Fringing as a fashion statement has had it’s highs and lows through the style decades. Elvis in the white fringe suit being a low, sorry Elvis fans but was not one of his better moments. It’s heritage dates back to the Native American tribes of the Plains and elsewhere, having long created garments with the use of adding fringe to, which served as a type of gutter that repelled rainwater from the wearer. Fringe was a border or edge of hanging threads, cords, or strips, and was often found on garments made from suede, leather, and buckskin.
Fringe first became a decorative fashion embellishment in the 1920s as part of the flapper look. Fringe adorned the two most basic garments worn the skirt and the shawl. These garments were made out of woven wool or linen, and later, for the wealthiest people, cotton or silk. The hems, or edges, of skirts and shawls were decorated with fringe that either hung straight or was knotted into elaborate designs. Fringe could be cut from the whole piece of cloth that made up the skirt or shawl or it could be a separate piece sewn onto the garment. For a really interesting read and more in-depth history of fashion and fringe visit http://beyondbuckskin.blogspot.co.uk/2011/01/some-history-fringe.html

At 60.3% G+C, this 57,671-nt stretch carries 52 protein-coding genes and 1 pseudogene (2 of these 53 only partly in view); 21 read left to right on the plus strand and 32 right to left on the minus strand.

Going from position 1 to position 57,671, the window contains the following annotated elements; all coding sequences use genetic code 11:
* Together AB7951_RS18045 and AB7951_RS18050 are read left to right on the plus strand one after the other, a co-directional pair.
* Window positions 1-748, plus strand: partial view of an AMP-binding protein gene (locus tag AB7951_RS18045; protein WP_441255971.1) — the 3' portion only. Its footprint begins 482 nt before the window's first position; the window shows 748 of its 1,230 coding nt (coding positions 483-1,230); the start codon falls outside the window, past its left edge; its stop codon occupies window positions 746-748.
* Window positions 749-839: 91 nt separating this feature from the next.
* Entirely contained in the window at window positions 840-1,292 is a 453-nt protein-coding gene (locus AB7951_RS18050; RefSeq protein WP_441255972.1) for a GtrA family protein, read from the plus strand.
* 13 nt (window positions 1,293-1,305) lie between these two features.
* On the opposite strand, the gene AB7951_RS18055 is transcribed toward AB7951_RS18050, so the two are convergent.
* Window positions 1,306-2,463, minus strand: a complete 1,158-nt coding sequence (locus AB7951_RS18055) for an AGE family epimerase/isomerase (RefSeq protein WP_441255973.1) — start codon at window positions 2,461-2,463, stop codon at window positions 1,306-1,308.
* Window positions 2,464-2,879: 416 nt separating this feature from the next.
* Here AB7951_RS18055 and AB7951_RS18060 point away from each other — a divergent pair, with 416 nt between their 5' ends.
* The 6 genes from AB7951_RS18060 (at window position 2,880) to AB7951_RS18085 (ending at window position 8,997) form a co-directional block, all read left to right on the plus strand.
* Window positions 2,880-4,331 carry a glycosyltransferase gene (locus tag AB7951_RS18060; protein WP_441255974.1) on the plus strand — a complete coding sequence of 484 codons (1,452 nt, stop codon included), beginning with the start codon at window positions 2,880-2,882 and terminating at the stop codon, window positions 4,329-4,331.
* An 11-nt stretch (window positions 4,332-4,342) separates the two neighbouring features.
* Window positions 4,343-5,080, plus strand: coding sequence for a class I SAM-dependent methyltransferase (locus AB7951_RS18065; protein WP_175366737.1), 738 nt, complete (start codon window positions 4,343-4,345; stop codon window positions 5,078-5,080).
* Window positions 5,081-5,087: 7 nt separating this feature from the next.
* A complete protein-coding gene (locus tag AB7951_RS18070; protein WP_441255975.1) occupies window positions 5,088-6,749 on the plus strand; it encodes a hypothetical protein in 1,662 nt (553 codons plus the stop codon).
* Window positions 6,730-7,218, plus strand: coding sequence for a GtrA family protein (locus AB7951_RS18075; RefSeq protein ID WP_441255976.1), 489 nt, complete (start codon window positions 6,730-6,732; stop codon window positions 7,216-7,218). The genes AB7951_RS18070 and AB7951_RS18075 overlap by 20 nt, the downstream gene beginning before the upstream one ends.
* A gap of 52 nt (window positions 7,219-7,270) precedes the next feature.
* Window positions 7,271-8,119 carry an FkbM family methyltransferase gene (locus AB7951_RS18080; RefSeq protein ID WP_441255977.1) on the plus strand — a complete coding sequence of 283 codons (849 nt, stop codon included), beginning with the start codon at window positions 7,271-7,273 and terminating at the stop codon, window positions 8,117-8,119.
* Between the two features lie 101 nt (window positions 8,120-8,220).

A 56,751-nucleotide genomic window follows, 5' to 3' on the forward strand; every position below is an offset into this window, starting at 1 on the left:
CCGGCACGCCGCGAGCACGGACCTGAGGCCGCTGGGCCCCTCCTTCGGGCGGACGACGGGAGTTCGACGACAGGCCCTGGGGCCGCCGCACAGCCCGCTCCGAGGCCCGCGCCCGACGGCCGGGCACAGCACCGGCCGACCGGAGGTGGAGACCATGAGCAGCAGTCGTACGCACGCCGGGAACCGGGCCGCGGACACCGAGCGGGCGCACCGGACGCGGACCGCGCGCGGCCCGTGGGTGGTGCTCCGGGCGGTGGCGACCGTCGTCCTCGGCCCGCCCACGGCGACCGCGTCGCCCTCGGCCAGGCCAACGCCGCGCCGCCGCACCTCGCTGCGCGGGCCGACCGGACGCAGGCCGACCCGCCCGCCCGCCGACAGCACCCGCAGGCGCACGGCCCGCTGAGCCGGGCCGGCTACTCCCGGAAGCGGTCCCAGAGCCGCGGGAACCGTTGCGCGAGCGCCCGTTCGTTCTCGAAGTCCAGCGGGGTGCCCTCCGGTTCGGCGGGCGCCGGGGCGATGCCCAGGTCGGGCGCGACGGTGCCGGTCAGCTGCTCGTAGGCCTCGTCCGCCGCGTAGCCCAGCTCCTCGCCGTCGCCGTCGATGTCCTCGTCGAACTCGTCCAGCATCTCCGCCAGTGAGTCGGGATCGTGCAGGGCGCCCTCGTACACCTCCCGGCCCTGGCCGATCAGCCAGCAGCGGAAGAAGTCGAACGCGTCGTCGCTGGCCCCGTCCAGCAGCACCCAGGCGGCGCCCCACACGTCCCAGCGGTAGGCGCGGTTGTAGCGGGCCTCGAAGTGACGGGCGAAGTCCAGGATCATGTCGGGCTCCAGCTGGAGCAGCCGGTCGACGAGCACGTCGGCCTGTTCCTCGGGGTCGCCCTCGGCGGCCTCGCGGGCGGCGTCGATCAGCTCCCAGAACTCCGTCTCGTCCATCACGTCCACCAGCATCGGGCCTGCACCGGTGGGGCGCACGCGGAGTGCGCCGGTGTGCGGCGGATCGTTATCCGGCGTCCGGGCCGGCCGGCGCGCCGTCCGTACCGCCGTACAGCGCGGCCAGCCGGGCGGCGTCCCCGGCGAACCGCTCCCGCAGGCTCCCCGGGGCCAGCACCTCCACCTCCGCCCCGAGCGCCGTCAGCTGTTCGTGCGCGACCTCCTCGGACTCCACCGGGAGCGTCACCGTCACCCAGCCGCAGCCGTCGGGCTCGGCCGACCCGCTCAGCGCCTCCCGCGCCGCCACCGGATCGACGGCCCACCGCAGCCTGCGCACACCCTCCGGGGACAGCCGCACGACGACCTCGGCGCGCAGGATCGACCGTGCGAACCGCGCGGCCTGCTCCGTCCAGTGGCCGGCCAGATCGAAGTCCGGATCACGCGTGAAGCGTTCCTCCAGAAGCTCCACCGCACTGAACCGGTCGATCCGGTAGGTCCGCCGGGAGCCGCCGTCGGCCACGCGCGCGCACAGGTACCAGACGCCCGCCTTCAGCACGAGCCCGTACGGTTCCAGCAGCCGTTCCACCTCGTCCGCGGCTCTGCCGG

The reason parentalstyle has selected fringing is to showcase these incredible pieces from knitwear designer Tim Ryan. They are capturing a mood ready for Autumn Winter, a 70’s feel, bohemian chic and folk like. Lady Moss has been spotted wearing garments with fringe benefits and is also reported to own some Tim Ryan’s pieces. He’s collection is stocked in Browns and Avenue 32. Also loving the multi mohair jacket featured below.